Lastly, it takes TIME and that is what I have none of. With my 2 1/2 year old in daycare three days a week, I have about 15 hours a week to run the entire business. This is definitely something they don’t teach you in business school - how to navigate life changes and still run your business effectively. 

getting crafty with washi tape

So, to sum it up, in the cycle of a business it’s just as important to realize when to downsize as it is to know when to expand - and that’s what the idea is with this change. Downsizing to manageable while the baby is home, and ramping it back up again when he gets older. Oh, the visions I have for expanding again! 

April 25th will be the last day the shop is open - and of course there will be a big sale - then we’ll be closed for renovation from April 26 - May 1st. The classroom will reopen on May 2nd for classes! And throughout this next month we’ll be working on reconfiguring the website to reflect these changes. Meanwhile, feel free to email me at classes (at) sew-la (dot) com with any questions, comments or concerns. Now, let’s go make some great stuff!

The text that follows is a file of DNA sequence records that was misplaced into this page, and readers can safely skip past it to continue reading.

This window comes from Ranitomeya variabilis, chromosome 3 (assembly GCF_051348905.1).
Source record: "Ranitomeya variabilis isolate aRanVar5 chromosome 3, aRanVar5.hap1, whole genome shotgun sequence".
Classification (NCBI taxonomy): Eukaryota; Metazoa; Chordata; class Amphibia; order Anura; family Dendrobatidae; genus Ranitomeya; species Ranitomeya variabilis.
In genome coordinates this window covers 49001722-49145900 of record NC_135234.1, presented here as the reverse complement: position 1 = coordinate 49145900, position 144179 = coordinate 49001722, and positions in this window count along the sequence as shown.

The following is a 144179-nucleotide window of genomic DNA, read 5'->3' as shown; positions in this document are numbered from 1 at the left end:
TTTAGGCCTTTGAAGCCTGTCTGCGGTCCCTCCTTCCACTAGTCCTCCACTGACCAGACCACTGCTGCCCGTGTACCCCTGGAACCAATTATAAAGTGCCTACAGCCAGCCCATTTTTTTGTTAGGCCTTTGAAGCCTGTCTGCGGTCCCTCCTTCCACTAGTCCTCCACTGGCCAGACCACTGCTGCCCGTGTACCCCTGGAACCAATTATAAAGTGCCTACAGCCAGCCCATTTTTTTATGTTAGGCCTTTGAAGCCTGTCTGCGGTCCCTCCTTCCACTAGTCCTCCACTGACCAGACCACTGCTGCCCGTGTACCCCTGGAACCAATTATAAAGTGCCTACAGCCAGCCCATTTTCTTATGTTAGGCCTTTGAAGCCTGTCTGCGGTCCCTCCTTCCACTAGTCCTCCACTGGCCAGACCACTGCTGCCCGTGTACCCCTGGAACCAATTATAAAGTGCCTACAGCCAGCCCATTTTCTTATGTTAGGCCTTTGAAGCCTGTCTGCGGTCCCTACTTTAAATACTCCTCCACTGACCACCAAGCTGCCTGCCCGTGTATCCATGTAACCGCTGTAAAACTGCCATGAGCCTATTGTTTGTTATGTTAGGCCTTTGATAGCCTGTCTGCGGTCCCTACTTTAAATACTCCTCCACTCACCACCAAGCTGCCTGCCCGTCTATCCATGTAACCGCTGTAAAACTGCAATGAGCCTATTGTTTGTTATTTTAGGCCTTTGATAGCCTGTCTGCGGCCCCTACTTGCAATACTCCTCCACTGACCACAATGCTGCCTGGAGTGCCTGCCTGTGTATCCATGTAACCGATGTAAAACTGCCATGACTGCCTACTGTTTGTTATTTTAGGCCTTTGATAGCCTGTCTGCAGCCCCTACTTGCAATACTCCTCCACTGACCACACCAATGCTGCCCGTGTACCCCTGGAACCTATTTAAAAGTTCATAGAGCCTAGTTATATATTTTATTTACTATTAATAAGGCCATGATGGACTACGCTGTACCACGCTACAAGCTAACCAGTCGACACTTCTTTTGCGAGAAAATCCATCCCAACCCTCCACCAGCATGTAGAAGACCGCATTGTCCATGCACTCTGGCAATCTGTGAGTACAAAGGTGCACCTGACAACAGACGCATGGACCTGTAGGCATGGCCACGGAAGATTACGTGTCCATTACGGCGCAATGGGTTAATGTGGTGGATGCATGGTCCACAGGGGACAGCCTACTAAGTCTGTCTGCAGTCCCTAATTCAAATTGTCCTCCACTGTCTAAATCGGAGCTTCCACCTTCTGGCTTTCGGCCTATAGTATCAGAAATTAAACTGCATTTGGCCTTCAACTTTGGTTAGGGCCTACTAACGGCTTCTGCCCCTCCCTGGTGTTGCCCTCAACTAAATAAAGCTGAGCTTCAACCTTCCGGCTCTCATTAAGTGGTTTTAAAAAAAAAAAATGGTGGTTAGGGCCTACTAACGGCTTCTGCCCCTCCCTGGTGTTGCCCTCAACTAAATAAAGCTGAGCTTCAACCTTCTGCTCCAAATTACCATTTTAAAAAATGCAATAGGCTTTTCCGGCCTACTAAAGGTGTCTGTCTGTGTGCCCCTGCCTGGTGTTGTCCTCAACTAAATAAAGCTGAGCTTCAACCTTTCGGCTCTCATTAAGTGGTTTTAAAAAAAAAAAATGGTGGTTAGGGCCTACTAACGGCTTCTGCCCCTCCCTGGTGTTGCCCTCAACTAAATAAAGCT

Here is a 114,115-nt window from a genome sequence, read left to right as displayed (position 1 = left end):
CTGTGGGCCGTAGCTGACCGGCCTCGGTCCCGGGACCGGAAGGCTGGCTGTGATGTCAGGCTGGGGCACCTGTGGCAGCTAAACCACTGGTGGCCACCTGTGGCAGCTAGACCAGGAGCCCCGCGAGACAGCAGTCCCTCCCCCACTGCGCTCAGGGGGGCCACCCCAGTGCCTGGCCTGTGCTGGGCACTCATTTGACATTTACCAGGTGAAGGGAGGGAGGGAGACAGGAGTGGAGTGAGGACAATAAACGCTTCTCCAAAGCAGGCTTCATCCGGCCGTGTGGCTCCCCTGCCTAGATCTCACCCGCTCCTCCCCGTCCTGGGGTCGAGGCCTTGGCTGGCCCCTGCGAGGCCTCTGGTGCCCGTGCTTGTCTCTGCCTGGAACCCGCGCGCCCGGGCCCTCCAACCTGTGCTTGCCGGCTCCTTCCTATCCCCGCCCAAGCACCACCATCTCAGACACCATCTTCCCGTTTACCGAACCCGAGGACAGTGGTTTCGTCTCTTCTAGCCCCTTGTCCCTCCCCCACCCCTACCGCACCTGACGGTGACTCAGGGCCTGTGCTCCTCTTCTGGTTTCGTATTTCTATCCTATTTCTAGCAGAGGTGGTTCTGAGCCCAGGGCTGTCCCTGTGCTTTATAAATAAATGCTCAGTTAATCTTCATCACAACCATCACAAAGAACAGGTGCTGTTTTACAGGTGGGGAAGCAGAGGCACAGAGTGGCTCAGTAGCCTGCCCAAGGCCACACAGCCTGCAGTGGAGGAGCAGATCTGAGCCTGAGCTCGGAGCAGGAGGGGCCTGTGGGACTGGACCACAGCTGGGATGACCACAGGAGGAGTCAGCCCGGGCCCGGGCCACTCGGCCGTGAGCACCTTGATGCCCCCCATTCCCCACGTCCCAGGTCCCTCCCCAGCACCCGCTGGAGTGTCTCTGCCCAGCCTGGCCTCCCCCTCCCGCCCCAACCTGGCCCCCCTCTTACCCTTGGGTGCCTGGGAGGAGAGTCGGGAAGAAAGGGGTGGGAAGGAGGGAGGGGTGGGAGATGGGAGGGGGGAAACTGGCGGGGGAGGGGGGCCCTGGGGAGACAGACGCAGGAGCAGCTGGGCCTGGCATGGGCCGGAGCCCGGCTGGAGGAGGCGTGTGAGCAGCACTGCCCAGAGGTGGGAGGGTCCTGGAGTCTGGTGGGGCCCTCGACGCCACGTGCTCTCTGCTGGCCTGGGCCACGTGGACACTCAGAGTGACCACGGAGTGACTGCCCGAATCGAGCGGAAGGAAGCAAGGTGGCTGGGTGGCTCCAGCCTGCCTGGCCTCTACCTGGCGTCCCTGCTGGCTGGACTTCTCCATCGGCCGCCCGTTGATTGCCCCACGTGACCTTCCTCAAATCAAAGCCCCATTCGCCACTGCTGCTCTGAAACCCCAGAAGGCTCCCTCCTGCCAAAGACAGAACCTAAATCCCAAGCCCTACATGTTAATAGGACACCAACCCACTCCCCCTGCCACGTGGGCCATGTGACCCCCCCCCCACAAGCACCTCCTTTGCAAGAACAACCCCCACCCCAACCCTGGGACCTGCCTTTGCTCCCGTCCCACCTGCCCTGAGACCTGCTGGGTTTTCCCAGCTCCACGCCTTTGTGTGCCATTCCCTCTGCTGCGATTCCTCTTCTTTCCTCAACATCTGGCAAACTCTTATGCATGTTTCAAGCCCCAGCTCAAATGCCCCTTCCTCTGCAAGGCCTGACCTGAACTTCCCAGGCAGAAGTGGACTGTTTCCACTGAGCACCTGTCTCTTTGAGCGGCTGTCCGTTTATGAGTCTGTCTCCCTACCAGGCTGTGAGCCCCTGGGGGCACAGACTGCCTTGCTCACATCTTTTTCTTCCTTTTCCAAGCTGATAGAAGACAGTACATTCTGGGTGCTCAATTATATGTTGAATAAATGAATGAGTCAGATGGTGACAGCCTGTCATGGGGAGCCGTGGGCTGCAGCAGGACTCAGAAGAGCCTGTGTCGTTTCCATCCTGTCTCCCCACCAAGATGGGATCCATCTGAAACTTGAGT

P.S. - if you are a maker who would like to teach a workshop with us, let me know! If you've taught before we can get one going pretty quickly - and if you've never taught before but would like to we can help you develop your class. Everybody wins!


Anonymous said...

I'm looking forward to your new classes/ventures.
I have a friend who runs a similar and fantastic shop in London, called The Idler Academy. Check them out.

Mo Henry

Helen Cahng said...

I can understand your need to downsize,but personally I am so disappointed the retail shop is gone. It was hands down my favorite fabric shop on the east side. Best of luck to you!

Unknown said...

Helen! Thank you for saying so - it means a lot to me. We still will be open at least once a month for people to come shop at our pop-up shop. We are still carrying fabric and patterns for our students to purchase for classes and for everyone to purchase online - but I'm doing the pop-ups because I know that many people need to see the fabric. Hopefully we'll see you soon.